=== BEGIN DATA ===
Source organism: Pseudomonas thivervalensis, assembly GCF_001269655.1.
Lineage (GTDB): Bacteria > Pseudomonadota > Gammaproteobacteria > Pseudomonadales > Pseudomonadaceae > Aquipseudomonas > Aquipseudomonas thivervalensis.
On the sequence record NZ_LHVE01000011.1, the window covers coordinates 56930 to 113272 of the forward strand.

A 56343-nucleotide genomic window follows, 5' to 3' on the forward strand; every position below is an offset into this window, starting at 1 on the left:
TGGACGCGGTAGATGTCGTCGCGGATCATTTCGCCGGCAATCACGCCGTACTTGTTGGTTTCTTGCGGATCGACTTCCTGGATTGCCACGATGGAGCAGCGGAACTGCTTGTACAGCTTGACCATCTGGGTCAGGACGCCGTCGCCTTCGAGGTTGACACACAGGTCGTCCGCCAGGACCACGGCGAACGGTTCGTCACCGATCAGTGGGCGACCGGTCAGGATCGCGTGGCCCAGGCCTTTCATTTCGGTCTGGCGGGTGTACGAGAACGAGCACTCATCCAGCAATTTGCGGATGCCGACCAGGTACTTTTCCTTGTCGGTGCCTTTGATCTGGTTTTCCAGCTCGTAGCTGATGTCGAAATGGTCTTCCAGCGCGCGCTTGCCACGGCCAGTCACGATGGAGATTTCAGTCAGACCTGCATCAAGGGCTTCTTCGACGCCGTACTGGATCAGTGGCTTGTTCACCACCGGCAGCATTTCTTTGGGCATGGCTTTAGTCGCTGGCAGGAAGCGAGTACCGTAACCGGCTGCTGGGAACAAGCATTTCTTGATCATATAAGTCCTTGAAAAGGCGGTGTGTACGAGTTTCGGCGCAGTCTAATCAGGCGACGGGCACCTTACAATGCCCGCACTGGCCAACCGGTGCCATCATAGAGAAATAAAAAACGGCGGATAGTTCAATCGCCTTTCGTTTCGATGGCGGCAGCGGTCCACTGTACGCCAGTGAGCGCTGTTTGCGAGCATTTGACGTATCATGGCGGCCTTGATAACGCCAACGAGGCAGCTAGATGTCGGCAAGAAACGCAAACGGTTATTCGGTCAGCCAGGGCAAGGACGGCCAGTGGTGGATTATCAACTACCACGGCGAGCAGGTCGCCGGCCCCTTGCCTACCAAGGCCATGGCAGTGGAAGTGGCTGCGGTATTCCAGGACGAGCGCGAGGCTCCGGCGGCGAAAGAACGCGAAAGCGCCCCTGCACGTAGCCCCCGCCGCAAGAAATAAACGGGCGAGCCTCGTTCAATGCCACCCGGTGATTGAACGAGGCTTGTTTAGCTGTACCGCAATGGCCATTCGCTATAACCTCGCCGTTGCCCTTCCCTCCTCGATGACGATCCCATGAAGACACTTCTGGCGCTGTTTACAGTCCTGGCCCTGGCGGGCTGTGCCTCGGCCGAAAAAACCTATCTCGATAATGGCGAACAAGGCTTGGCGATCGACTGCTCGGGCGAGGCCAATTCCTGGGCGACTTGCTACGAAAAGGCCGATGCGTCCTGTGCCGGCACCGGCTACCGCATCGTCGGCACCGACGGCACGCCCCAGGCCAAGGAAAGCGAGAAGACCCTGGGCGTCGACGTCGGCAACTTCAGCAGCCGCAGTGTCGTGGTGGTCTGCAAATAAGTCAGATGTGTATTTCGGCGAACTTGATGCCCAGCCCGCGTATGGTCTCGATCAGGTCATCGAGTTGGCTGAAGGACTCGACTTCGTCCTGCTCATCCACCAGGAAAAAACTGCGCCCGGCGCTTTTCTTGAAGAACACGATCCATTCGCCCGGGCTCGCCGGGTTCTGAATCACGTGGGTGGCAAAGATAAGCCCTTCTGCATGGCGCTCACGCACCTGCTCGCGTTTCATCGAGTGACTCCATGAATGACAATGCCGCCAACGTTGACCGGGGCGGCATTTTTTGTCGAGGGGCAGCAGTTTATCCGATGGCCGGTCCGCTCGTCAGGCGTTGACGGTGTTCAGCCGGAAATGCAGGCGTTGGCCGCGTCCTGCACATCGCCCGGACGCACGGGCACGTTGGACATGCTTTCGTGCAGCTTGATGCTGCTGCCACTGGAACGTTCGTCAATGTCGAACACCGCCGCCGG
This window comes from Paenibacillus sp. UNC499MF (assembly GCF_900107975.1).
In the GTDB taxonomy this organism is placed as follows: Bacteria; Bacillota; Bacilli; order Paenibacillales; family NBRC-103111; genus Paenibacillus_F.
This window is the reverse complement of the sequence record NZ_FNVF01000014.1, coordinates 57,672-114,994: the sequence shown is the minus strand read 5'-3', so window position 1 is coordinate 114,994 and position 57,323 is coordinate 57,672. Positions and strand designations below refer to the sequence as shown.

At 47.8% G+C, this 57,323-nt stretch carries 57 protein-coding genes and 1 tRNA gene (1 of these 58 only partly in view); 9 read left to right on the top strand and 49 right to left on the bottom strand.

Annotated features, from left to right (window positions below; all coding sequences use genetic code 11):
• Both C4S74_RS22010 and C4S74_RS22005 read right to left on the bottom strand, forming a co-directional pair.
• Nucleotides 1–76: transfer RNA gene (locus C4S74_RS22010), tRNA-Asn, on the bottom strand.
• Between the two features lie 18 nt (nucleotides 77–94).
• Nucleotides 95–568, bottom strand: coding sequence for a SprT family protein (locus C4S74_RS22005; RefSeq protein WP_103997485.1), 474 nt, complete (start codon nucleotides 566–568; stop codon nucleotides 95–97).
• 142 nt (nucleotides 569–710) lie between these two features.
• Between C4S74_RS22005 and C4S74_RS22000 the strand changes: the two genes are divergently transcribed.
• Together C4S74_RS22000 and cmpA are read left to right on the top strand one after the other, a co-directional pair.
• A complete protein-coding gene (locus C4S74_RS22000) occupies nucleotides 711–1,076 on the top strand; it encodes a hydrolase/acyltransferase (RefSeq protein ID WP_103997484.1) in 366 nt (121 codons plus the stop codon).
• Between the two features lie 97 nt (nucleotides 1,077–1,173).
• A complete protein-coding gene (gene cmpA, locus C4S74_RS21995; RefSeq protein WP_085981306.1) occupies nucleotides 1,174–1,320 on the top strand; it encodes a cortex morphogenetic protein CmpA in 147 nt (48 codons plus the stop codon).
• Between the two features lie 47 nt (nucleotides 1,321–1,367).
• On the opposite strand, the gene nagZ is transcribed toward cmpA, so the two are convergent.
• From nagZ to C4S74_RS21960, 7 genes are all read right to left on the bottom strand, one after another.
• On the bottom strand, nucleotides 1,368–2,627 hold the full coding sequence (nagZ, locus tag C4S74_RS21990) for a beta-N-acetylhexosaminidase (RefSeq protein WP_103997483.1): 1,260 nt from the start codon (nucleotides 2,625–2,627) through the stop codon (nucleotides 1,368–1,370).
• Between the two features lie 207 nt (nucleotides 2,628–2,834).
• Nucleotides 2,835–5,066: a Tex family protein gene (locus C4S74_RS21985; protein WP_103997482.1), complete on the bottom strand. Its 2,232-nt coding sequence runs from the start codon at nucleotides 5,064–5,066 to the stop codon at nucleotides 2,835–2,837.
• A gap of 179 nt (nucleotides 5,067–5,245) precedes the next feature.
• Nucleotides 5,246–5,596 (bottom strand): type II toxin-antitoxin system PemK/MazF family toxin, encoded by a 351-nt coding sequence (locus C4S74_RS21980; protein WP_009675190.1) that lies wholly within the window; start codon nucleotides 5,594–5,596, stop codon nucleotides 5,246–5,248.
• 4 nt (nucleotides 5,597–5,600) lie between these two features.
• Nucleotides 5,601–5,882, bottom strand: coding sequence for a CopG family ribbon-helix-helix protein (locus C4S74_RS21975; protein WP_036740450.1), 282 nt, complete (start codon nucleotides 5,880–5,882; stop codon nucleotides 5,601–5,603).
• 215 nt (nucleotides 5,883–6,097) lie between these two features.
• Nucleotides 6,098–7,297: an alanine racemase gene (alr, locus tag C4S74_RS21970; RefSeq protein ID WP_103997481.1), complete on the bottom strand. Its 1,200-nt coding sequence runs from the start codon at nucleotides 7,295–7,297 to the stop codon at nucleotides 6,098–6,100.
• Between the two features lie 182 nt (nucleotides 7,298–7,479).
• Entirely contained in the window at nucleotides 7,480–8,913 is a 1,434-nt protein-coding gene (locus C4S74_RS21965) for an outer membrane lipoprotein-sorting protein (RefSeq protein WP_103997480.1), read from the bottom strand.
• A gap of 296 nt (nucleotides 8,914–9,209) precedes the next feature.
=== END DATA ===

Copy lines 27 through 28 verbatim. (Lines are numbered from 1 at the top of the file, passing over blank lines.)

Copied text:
• A gap of 179 nt (nucleotides 5,067–5,245) precedes the next feature.
• Nucleotides 5,246–5,596 (bottom strand): type II toxin-antitoxin system PemK/MazF family toxin, encoded by a 351-nt coding sequence (locus C4S74_RS21980; protein WP_009675190.1) that lies wholly within the window; start codon nucleotides 5,594–5,596, stop codon nucleotides 5,246–5,248.